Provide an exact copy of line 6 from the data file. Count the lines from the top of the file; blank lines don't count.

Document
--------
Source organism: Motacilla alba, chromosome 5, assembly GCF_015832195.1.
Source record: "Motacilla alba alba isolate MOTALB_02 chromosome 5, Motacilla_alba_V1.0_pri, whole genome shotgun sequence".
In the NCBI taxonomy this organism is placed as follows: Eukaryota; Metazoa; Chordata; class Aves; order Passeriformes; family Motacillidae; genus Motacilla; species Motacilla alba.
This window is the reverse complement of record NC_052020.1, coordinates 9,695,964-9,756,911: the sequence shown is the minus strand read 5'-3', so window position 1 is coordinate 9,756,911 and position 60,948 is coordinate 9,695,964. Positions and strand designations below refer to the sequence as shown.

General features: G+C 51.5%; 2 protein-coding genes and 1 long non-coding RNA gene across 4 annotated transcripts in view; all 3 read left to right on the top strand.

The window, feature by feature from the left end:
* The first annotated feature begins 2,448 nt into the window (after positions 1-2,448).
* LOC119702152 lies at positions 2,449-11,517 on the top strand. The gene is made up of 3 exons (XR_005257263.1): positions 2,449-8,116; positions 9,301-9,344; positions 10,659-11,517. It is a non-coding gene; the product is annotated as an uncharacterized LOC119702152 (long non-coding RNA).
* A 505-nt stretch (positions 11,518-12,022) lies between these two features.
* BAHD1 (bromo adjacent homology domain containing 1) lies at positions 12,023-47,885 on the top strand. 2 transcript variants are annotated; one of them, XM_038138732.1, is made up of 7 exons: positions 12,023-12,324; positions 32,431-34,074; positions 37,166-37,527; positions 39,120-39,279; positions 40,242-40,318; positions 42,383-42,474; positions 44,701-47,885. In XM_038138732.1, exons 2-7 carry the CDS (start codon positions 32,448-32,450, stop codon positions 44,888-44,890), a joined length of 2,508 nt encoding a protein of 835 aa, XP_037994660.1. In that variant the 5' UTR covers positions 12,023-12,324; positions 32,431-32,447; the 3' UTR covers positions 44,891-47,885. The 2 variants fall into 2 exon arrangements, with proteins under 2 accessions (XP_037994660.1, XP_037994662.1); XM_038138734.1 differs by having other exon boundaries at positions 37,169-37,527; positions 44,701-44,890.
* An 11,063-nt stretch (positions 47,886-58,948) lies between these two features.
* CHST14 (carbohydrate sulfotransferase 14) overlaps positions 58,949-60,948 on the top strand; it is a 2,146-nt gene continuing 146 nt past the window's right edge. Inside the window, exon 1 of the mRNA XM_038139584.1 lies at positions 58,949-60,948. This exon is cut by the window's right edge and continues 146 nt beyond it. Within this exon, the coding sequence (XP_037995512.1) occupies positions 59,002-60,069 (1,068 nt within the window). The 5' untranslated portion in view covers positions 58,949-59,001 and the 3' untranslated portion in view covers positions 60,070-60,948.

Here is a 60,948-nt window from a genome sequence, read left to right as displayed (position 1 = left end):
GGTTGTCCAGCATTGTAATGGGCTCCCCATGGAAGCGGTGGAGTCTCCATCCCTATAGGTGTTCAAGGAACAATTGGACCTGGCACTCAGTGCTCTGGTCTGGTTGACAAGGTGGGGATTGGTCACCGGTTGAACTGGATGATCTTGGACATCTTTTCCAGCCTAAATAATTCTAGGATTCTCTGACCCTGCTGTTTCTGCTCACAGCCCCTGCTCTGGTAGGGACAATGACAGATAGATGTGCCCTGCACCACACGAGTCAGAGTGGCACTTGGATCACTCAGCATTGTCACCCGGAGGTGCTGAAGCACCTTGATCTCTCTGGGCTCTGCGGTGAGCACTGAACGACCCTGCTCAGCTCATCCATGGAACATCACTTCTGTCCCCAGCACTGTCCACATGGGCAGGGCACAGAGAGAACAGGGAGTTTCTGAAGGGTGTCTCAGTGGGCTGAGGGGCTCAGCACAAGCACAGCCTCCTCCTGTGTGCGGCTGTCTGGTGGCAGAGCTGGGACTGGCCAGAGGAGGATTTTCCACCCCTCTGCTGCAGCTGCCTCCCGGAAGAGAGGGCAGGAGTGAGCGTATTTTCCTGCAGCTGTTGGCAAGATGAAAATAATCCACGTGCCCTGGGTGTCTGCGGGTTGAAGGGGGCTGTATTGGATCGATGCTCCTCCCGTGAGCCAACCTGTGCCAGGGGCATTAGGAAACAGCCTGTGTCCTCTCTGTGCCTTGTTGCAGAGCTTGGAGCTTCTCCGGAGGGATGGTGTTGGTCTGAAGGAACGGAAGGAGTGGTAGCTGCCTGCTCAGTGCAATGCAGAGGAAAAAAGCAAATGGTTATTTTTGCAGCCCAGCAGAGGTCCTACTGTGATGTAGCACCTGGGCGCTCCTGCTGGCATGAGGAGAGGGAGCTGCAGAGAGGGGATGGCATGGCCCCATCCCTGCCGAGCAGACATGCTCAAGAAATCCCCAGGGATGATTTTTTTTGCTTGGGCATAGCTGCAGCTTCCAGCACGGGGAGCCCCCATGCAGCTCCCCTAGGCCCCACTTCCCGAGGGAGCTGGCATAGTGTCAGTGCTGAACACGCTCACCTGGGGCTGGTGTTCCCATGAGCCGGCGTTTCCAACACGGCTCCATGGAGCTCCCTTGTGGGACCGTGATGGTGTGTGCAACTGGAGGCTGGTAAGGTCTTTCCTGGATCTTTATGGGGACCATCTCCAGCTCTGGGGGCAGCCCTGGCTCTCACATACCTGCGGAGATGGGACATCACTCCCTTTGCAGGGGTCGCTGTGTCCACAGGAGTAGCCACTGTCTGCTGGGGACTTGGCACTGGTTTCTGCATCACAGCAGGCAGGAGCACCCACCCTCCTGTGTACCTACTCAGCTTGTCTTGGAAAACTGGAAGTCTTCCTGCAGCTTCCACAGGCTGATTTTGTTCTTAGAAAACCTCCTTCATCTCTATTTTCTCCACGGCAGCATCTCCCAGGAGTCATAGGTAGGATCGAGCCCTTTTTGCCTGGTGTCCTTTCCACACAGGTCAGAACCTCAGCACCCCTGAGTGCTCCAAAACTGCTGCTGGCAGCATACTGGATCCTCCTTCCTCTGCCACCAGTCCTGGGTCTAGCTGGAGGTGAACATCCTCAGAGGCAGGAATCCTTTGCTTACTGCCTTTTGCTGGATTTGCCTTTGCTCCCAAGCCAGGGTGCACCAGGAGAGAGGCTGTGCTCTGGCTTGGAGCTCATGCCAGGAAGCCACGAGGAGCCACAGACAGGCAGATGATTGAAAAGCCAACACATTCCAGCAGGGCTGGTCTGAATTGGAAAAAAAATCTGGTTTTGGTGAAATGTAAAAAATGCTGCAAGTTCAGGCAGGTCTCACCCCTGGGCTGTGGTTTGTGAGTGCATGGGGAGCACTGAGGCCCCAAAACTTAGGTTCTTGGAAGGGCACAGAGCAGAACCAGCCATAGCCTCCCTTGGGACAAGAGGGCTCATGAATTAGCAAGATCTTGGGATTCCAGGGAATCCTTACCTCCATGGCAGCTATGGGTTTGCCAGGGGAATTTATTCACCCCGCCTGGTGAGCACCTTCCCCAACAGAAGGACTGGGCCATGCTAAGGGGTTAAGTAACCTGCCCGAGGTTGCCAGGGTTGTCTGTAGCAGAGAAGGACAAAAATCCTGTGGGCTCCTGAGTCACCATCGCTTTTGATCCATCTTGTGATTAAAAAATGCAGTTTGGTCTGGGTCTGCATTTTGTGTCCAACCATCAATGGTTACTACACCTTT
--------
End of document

The window, feature by feature from the left end: